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New “Alice” Malware Drains All Cash from ATMs

A newly discovered family of malware targeting ATMs (automated teller machines) has been designed with the sole purpose of emptying cash from the safes of the self-serve machines, Trend Micro security researchers warn.

A newly discovered family of malware targeting ATMs (automated teller machines) has been designed with the sole purpose of emptying cash from the safes of the self-serve machines, Trend Micro security researchers warn.

Dubbed Alice, the malware is the most stripped down ATM threat seen to date. The malware has no information stealing capabilities and can’t even be controlled via the ATM’s numeric keypad. Initially discovered in November 2016, Alice is believed to have been around since 2014, and Trend Micro says that it is only the eighth ATM malware family seen to date, although such threats have been around for over nine years.

Use of the malware requires physical access to an ATM, and Trend Micro suggests that it has been designed for money mules to steal all the money available in an attacked cash machine, something that malware such as GreenDispenser was seen doing last year.

Unlike that piece of malware, however, the new threat doesn’t connect to the ATM’s PIN pad and can also be used via Remote Desktop Protocol (RDP), although Trend Micro says that there’s no evidence of such use as of now.

Malware analysis revealed that Alice (the name was included in the version information of the binary) was packed with a commercial, off-the-shelf packer/obfuscator called VMProtect, which prevents execution inside debuggers. Further, the malware checks its environment before execution and terminates itself if it determines it isn’t running on an ATM (it checks for a couple of registry keys and also requires specific DLLs to be installed on the system).

When running on a machine, Alice writes two files in the root directory, namely an empty 5 MB+ sized file called xfs_supp.sys and an error logfile called TRCERR.LOG. Next, it connects to the CurrencyDispenser1 peripheral, which is the dispenser device in the XFS environment and, if a correct PIN is provided, it displays information on the various cassettes with money loaded inside the machine.

Because the malware only connects to the CurrencyDispenser1 peripheral and doesn’t attempt to use the machine’s PIN pad, the researchers believe that the attackers physically open the ATM and infect it via USB or CD-ROM. Moreover, they suggest that the actors connect a keyboard to the machine’s mainboard and operate the malware through it.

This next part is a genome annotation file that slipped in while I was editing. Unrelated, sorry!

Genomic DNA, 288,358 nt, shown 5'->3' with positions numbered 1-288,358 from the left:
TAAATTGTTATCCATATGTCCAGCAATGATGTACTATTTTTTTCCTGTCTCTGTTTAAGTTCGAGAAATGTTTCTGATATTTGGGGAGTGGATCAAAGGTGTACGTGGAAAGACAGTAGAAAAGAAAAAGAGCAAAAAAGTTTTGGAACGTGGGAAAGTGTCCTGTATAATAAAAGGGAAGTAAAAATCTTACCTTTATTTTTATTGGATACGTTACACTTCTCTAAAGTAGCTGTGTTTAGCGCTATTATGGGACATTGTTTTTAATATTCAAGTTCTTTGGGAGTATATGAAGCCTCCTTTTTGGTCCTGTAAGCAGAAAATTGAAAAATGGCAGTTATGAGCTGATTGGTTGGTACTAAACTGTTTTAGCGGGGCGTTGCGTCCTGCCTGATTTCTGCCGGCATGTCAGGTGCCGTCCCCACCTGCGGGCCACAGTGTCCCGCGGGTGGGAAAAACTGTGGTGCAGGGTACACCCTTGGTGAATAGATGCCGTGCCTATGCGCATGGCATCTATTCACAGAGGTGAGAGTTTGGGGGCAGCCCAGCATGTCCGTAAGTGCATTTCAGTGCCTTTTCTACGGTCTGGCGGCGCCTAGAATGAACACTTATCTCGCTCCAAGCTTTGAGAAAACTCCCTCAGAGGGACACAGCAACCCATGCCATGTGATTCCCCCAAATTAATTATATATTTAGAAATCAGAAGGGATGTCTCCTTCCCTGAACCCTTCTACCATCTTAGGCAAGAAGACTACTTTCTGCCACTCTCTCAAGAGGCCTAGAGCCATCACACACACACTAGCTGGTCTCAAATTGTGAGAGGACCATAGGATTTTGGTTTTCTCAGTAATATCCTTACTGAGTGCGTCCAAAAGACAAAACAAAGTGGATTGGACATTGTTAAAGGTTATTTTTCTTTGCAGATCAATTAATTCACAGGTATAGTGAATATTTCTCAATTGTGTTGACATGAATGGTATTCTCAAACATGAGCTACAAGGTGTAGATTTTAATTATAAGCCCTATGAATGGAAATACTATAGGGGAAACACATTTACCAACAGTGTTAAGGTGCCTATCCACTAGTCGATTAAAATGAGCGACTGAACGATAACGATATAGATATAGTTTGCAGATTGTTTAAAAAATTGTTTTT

The security researchers discovered that Alice supports three commands, each issued via specific PINs: one to drop a file for uninstallation, another to exit the program and run the uninstallation/cleanup routine, and a third to open the “operator panel.” This panel is where information on the cash available inside the ATM is displayed.

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The attacker simply needs to enter the cassette’s ID for the ATM to dispense the money in it. The dispense command is sent to the CurrencyDispenser1 peripheral via the WFSExecute API. With ATMs typically having a 40-banknote dispensing limit, the attacker might have to perform the same operation multiple times to empty all the cash stored in a cassette. Information on the available cash is dynamically updated on the screen, so the attacker knows when a cassette is empty.

Trend Micro believes that the attackers manually replace the Windows Task Manager on the targeted machines with Alice, because the malware is usually found on infected systems in the form of taskmgr.exe. The malware doesn’t have a persistence method, but having it run as Task Manager means that Alice is invoked every time a command is issued to invoke the Task Manager.

“The existence of a PIN code prior to money dispensing suggests that Alice is used only for in-person attacks. Neither does Alice have an elaborate install or uninstall mechanism – it works by merely running the executable in the appropriate environment,” the researchers say.

The PIN authentication system is similar to that used by other ATM malware families, but it also provides the malware author with control over who has access to Alice. By changing the access code between samples, the author either prevents money mules from sharing the code or keeps track of individual money mules, or both.

The analyzed sample used a 4-digit passcode, but other samples could use longer PINs. The PIN cannot be brute-forced, as the malware would accept a limited number of inputs before terminating itself and displaying an error message. The researchers also believe that Alice was designed to run on any vendor’s hardware configured to use the Microsoft Extended Financial Services middleware (XFS).

“Up until recently, ATM malware was a niche category in the malware universe, used by a handful of criminal gangs in a highly targeted manner. We are now at a point where ATM malware is becoming mainstream,” Trend Micro researchers say.

Related: RIPPER ATM Malware Linked to Thailand Heist

Related: New ATM Malware Allows Attackers to Physically Steal Cards

Related: ATM Malware Allows Attackers to Steal Millions

Written By

Ionut Arghire is an international correspondent for SecurityWeek.

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